Panel Animácie v nástroji DevTools

2.3 Shortcuts in the console

3. Big changes awaits for Deno

Deno (an alternative to Node.js) is a simple, modern, and secure runtime for JavaScript, TypeScript, and WebAssembly that runs on V8 and is built in Rust. According to what they write on their blog, Deno will soon move forward significantly:

  • Deno will soon support easy npm package import
  • Deno aims to be the fastest JavaScript runtime (it will be interesting to watch the battle with Bun.js)
  • Deno recently passed 4.1 million downloads on GitHub

You can also watch a comparison of Deno and Bun.js in the video: Bun and Deno: New Runtimes for the Third Age of JavaScript.

4. CSS Day 2022

Layout styling in CSS has moved significantly in recent years. In addition to flexbox and grid, we also have aspect-ratio, min, max and clamp functions, logical properties, etc... In addition, subgrid, container queries, :has() pseudo-class and several others are waiting for better support... Therefore, even in CSS the problem is not whether it can be styled, but which way to choose. At the CSS Day 2022 conference, the Creative CSS Layout lecture was on this very topic. If you want to watch a recording of other lectures, you can find them on YouTube.

5. Support for WebAssembly in Edge

Thanks to WebAssembly support in Vercel's Edge, you can write your code e.g. in Rust, Go or C to run on a serverless architecture. Any language that can be compiled into Wasm can now be run in Vercel's Edge Functions. You can read more about Wasm and its support in Edge on their blog.

6. Astro v1.0

Astro is an all-in-one web framework that was released in August with version 1.0. A little about this framework:

  1. Astro was designed for content-rich websites
  2. The content is rendered on the server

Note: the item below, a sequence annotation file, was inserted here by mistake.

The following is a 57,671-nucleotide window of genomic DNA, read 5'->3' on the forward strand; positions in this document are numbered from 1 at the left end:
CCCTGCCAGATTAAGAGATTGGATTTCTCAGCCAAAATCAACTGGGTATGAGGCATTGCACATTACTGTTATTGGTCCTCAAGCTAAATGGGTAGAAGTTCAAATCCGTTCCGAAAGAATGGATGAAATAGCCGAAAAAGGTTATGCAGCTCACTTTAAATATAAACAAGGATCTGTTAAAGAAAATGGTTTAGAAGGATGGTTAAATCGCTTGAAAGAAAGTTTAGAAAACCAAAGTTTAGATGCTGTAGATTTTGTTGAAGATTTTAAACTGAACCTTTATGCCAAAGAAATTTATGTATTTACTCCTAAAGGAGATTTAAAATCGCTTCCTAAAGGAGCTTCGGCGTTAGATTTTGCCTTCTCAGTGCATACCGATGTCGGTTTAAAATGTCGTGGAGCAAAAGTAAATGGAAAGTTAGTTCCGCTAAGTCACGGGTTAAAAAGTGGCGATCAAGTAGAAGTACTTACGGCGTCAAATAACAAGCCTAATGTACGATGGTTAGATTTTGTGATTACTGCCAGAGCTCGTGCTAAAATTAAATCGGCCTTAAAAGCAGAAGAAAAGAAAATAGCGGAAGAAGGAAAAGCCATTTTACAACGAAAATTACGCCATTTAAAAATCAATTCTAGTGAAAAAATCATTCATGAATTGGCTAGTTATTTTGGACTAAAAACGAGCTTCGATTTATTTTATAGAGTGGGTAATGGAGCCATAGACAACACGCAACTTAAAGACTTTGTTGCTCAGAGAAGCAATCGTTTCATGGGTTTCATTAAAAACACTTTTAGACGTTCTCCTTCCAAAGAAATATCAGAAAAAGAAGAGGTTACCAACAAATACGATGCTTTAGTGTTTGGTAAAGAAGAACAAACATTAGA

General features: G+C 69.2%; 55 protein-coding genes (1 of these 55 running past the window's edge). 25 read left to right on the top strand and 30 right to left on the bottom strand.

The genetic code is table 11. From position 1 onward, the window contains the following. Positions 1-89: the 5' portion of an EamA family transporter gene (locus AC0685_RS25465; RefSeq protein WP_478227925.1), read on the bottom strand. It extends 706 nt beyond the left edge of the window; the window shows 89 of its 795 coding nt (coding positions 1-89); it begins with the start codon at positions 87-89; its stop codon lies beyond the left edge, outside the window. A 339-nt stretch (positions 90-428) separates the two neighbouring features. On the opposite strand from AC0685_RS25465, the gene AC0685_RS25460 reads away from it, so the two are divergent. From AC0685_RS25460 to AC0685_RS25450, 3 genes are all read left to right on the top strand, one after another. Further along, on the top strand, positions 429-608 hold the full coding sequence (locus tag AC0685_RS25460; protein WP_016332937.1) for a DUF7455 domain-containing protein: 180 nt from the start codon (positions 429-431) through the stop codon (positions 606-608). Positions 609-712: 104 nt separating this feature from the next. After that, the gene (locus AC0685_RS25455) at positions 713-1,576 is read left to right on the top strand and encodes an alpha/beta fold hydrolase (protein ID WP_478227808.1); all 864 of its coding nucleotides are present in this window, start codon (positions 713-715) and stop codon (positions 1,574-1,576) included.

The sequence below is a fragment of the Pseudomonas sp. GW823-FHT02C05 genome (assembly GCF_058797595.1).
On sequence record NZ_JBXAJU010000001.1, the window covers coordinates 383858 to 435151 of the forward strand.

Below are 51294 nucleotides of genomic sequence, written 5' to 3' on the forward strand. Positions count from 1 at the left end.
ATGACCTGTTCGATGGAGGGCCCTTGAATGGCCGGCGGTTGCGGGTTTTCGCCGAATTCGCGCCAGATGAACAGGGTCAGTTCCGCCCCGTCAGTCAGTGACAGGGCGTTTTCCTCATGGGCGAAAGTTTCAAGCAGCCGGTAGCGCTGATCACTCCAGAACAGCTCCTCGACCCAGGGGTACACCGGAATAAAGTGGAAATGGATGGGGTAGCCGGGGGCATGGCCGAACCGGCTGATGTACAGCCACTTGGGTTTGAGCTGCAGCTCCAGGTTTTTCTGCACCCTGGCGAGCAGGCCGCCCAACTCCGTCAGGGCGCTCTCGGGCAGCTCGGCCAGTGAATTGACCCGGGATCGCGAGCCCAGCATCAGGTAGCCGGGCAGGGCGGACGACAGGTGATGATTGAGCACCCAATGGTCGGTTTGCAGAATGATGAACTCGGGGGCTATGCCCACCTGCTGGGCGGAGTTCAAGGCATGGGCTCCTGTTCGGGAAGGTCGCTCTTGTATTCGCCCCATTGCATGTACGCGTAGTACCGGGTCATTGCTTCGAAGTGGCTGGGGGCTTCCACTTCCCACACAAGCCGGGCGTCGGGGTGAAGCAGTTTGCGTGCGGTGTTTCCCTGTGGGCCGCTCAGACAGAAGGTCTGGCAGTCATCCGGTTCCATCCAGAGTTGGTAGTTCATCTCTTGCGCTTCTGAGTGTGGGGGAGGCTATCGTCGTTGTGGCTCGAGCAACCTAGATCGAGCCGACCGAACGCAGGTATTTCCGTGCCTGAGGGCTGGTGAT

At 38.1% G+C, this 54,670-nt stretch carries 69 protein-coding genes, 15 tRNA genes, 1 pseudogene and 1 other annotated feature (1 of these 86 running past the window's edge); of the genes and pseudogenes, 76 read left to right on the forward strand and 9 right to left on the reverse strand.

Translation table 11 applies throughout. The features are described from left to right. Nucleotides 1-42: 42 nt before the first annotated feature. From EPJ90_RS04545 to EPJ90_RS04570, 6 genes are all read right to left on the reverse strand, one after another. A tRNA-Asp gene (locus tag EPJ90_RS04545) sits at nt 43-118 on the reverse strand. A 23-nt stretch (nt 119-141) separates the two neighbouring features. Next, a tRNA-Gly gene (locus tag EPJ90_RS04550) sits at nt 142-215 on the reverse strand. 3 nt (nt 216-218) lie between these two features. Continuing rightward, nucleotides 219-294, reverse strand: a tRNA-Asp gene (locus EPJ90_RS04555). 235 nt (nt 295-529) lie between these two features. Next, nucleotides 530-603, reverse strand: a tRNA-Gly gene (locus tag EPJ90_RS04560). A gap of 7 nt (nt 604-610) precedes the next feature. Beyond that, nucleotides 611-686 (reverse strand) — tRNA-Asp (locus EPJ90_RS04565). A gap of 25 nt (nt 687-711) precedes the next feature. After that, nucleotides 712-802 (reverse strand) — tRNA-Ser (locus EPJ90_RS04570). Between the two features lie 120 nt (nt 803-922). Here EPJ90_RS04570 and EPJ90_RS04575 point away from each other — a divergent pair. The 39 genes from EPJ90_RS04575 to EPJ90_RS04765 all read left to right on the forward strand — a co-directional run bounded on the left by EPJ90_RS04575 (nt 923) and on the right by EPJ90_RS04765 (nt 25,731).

3. The resulting website is very fast
  4. Easy to use (I haven't had a chance to verify it yet)
  5. It supports React, Preact, Svelte, Vue, Solid, Lit and many others

You can find more about this framework on their new website.

Other articles worth reading

  • Why React Re-Renders -Many developers work daily with React without knowing how it works in the background. Read the article by Josh W. Comeau where he explains how re-render works in React.
  • Understanding useMemo and useCallback – In the article you will learn everything you need to know about the useMemo and useCallback hooks, why they are useful and how to get the most out of them.
  • Improving INP with React 18 and Suspense - How to use Suspense to improve the Interaction to Next Paint metric and speed up the website.
  • Rakuten – Rakuten 24 constantly measures, optimizes and monitors Core Web Vitals and other metrics, which has had a significant positive impact on their business.

A few articles about accessibility


If you liked the news overview, don't forget to subscribe to our newsletter. You can also read the news from last month, which we brought in the July Frontend Briefly.

Andrej NemečekFrontend Developer